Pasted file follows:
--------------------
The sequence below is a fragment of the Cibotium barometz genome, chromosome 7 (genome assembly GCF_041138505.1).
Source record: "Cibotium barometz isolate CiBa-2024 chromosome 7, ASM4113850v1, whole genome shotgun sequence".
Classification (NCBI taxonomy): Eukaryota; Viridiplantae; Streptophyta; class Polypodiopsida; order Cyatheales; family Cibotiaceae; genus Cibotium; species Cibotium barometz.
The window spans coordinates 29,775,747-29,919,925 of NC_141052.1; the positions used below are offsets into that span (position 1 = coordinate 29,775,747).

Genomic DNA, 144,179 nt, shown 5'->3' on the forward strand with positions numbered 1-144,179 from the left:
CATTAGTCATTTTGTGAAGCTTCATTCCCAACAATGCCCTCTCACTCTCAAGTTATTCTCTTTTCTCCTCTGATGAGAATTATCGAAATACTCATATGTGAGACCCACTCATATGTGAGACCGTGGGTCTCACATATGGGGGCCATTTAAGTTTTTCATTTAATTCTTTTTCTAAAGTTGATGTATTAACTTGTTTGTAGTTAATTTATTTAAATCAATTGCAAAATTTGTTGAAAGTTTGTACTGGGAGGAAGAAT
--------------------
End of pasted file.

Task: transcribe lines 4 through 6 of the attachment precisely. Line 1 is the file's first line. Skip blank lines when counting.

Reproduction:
The window spans coordinates 29,775,747-29,919,925 of NC_141052.1; the positions used below are offsets into that span (position 1 = coordinate 29,775,747).

Genomic DNA, 144,179 nt, shown 5'->3' on the forward strand with positions numbered 1-144,179 from the left:
CATTAGTCATTTTGTGAAGCTTCATTCCCAACAATGCCCTCTCACTCTCAAGTTATTCTCTTTTCTCCTCTGATGAGAATTATCGAAATACTCATATGTGAGACCCACTCATATGTGAGACCGTGGGTCTCACATATGGGGGCCATTTAAGTTTTTCATTTAATTCTTTTTCTAAAGTTGATGTATTAACTTGTTTGTAGTTAATTTATTTAAATCAATTGCAAAATTTGTTGAAAGTTTGTACTGGGAGGAAGAAT